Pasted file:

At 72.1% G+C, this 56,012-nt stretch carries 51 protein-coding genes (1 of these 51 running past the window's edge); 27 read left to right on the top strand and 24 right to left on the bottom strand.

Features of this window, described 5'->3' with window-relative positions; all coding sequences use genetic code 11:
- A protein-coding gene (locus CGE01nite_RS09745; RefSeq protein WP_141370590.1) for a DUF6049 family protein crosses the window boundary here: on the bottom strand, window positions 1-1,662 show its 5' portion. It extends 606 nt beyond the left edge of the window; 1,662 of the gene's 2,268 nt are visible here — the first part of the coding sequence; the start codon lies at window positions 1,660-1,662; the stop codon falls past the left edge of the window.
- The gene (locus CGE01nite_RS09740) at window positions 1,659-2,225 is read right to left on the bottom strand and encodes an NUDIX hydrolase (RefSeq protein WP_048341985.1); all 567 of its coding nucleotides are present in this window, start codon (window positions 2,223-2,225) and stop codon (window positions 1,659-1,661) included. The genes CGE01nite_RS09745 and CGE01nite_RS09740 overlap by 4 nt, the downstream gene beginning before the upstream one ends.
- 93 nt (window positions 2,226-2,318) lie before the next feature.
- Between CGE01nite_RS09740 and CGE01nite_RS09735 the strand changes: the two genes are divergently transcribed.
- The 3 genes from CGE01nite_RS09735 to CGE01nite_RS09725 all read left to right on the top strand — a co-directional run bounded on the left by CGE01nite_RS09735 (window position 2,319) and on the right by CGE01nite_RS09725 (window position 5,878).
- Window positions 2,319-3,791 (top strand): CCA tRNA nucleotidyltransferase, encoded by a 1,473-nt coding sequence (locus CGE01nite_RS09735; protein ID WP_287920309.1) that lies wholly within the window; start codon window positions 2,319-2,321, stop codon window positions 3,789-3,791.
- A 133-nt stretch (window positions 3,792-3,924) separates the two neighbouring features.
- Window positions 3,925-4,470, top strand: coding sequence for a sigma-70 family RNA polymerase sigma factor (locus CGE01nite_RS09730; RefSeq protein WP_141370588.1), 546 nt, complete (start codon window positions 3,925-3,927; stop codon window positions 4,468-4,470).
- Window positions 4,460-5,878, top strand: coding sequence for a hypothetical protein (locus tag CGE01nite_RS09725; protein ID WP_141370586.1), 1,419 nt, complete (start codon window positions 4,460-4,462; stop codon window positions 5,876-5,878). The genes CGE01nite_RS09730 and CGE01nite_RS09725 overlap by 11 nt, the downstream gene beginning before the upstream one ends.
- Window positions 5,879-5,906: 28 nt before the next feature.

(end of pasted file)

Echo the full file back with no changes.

At 72.1% G+C, this 56,012-nt stretch carries 51 protein-coding genes (1 of these 51 running past the window's edge); 27 read left to right on the top strand and 24 right to left on the bottom strand.

Features of this window, described 5'->3' with window-relative positions; all coding sequences use genetic code 11:
- A protein-coding gene (locus CGE01nite_RS09745; RefSeq protein WP_141370590.1) for a DUF6049 family protein crosses the window boundary here: on the bottom strand, window positions 1-1,662 show its 5' portion. It extends 606 nt beyond the left edge of the window; 1,662 of the gene's 2,268 nt are visible here — the first part of the coding sequence; the start codon lies at window positions 1,660-1,662; the stop codon falls past the left edge of the window.
- The gene (locus CGE01nite_RS09740) at window positions 1,659-2,225 is read right to left on the bottom strand and encodes an NUDIX hydrolase (RefSeq protein WP_048341985.1); all 567 of its coding nucleotides are present in this window, start codon (window positions 2,223-2,225) and stop codon (window positions 1,659-1,661) included. The genes CGE01nite_RS09745 and CGE01nite_RS09740 overlap by 4 nt, the downstream gene beginning before the upstream one ends.
- 93 nt (window positions 2,226-2,318) lie before the next feature.
- Between CGE01nite_RS09740 and CGE01nite_RS09735 the strand changes: the two genes are divergently transcribed.
- The 3 genes from CGE01nite_RS09735 to CGE01nite_RS09725 all read left to right on the top strand — a co-directional run bounded on the left by CGE01nite_RS09735 (window position 2,319) and on the right by CGE01nite_RS09725 (window position 5,878).
- Window positions 2,319-3,791 (top strand): CCA tRNA nucleotidyltransferase, encoded by a 1,473-nt coding sequence (locus CGE01nite_RS09735; protein ID WP_287920309.1) that lies wholly within the window; start codon window positions 2,319-2,321, stop codon window positions 3,789-3,791.
- A 133-nt stretch (window positions 3,792-3,924) separates the two neighbouring features.
- Window positions 3,925-4,470, top strand: coding sequence for a sigma-70 family RNA polymerase sigma factor (locus CGE01nite_RS09730; RefSeq protein WP_141370588.1), 546 nt, complete (start codon window positions 3,925-3,927; stop codon window positions 4,468-4,470).
- Window positions 4,460-5,878, top strand: coding sequence for a hypothetical protein (locus tag CGE01nite_RS09725; protein ID WP_141370586.1), 1,419 nt, complete (start codon window positions 4,460-4,462; stop codon window positions 5,876-5,878). The genes CGE01nite_RS09730 and CGE01nite_RS09725 overlap by 11 nt, the downstream gene beginning before the upstream one ends.
- Window positions 5,879-5,906: 28 nt before the next feature.